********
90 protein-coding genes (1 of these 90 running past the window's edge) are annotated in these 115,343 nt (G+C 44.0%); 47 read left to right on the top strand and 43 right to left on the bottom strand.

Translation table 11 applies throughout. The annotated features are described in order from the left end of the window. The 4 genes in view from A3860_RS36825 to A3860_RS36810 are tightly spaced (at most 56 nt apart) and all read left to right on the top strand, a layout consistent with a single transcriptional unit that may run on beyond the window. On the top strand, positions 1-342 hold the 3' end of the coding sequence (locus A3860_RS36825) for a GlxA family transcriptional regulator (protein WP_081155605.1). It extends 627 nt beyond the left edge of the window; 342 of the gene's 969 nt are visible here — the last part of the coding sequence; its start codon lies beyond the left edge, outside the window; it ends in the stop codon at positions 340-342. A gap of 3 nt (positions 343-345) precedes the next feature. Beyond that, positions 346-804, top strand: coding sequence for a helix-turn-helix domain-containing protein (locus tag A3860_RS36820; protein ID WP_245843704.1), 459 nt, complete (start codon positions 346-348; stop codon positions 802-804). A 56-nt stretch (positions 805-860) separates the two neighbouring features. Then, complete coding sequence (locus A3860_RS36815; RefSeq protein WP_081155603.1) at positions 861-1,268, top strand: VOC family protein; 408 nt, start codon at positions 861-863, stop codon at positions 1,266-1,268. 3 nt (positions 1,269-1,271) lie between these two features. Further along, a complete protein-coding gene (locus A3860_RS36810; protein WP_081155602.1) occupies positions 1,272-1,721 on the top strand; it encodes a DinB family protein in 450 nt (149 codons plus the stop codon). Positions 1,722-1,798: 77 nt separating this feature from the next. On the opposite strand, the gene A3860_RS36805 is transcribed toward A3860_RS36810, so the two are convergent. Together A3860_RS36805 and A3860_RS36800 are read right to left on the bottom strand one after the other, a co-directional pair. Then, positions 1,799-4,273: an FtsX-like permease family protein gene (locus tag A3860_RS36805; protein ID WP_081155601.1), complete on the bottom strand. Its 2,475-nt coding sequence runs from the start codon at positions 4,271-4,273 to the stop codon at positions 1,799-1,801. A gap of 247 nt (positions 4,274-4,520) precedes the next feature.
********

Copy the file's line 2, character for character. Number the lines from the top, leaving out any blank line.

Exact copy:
Translation table 11 applies throughout. The annotated features are described in order from the left end of the window. The 4 genes in view from A3860_RS36825 to A3860_RS36810 are tightly spaced (at most 56 nt apart) and all read left to right on the top strand, a layout consistent with a single transcriptional unit that may run on beyond the window. On the top strand, positions 1-342 hold the 3' end of the coding sequence (locus A3860_RS36825) for a GlxA family transcriptional regulator (protein WP_081155605.1). It extends 627 nt beyond the left edge of the window; 342 of the gene's 969 nt are visible here — the last part of the coding sequence; its start codon lies beyond the left edge, outside the window; it ends in the stop codon at positions 340-342. A gap of 3 nt (positions 343-345) precedes the next feature. Beyond that, positions 346-804, top strand: coding sequence for a helix-turn-helix domain-containing protein (locus tag A3860_RS36820; protein ID WP_245843704.1), 459 nt, complete (start codon positions 346-348; stop codon positions 802-804). A 56-nt stretch (positions 805-860) separates the two neighbouring features. Then, complete coding sequence (locus A3860_RS36815; RefSeq protein WP_081155603.1) at positions 861-1,268, top strand: VOC family protein; 408 nt, start codon at positions 861-863, stop codon at positions 1,266-1,268. 3 nt (positions 1,269-1,271) lie between these two features. Further along, a complete protein-coding gene (locus A3860_RS36810; protein WP_081155602.1) occupies positions 1,272-1,721 on the top strand; it encodes a DinB family protein in 450 nt (149 codons plus the stop codon). Positions 1,722-1,798: 77 nt separating this feature from the next. On the opposite strand, the gene A3860_RS36805 is transcribed toward A3860_RS36810, so the two are convergent. Together A3860_RS36805 and A3860_RS36800 are read right to left on the bottom strand one after the other, a co-directional pair. Then, positions 1,799-4,273: an FtsX-like permease family protein gene (locus tag A3860_RS36805; protein ID WP_081155601.1), complete on the bottom strand. Its 2,475-nt coding sequence runs from the start codon at positions 4,271-4,273 to the stop codon at positions 1,799-1,801. A gap of 247 nt (positions 4,274-4,520) precedes the next feature.